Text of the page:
International Research: A Case Study from Mongolia

I would like to introduce our guest blogger Irwin Hankins from The Research Pacific Group to tell you about conducting market research in some more unusual locations!

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We were recently approached by a long standing client with a brand new challenge.

Put in place a survey of 1000+ ‘opinion leaders’ or public influencers in Mongolia and deliver the data in 6 weeks. The fast turnaround was so that the end client (a mining company) would have a set of data ready for a parliamentary hearing 6 weeks later.

This presented several challenges for us, not least of which being that Market Research is virtually UNKNOWN here. The few surveys which have been done by a small number of local business consultants and providers have been very limited in scope.

Another challenge was that winter was already closing in in Mongolia (average day temperature at the end of September was 15 degrees, this had dropped to -18 degrees by early November).

As the survey would be used to present information to government committees in support of a policy and investment, our first consideration was to actually be able to design a sampling plan which would stand up to scrutiny. Given that local statistical sources can be somewhat dubious in Mongolia, household ‘census’ data in a country where much of the population is still of a nomadic disposition can have its problems.

We only had two months to get everything done, so we needed to hurry. Our solution was to use satellite maps divided in 5km squares and then to apply a systematic random process to select grids. Within these, conventional social science approaches were applied to select dwelling units and people within household by a KISH grid.

A further challenge was the requirement for ‘news attentive’ or ‘opinion influencer’ people which could be tricky in a 2nd world country. However, this problem was resolved in the pilot stage when we found, quite interestingly, that even the less educated and poorer people do have a good level of information and were surprisingly well informed on many issues (even if only through Word of Mouth)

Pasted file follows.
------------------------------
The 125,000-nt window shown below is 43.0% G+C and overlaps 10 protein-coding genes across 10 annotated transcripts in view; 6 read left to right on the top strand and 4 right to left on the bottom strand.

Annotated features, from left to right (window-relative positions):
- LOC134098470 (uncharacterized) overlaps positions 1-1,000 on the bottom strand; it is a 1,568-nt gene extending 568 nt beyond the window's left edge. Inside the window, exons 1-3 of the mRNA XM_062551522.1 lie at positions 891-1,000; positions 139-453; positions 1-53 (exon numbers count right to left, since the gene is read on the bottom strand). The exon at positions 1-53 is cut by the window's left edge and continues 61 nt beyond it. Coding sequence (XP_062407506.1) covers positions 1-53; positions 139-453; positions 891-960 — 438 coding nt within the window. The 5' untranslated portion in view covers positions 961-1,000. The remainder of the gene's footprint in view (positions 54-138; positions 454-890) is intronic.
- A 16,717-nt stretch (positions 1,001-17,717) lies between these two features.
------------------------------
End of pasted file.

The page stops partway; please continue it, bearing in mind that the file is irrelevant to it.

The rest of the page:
The next challenge was for us to ensure we had a large enough fieldforce. This was made possible with the assistance of a local academic and a large pool of keen & eager 2nd year students who were trained up to handle a pretty hard questionnaire. Several days of classroom briefing, role playing and then an in-field pilot, and we were ready to go! To manage our fieldforce we sent our Research Pacific staff in from our Singapore office plus other regional offices.

One plus point – although Mongolia is still a pretty ‘wild’ country, most young people are avid students of English and speak it well, or at least enough to understand the briefings. We used interpreters to supplement learning.

The final challenge was of course the fieldwork. It involved a number of steps…. often starting with getting lost! It took our team leaders and teams some time to get used to reconciling the ‘real world’ with the sat-maps in order to find the sampling points. Once we got used to this we needed to run the gauntlet of excitable canines at each ‘ger‘ (tent house – the traditional accommodation outside of the city centres) and persuade someone to take the basic screening question. Because many ‘ger’ are within one compound, and often share facilities (such as cooking stands or latrines) even the sorting out of what defines a specific household was quite time consuming (and the most common error when we did back checking of the data afterwards)

Despite these problems and more; an over-turned SUV …. luckily no injuries!  a fieldworker with a broken wrist who fell over an old man’s walking stick’ we managed to get all of the interviews done inside the deadline.

Have a look at some of these pictures:

Arriving at the sampling point

 

Puzzlement … this doesn’t look like the map!

Found it, but where is the gate?

Maybe this way?

Thank goodness for boots

And finally, inside!

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Jane Rudling
01962 842211
Article date - 15/01/2013
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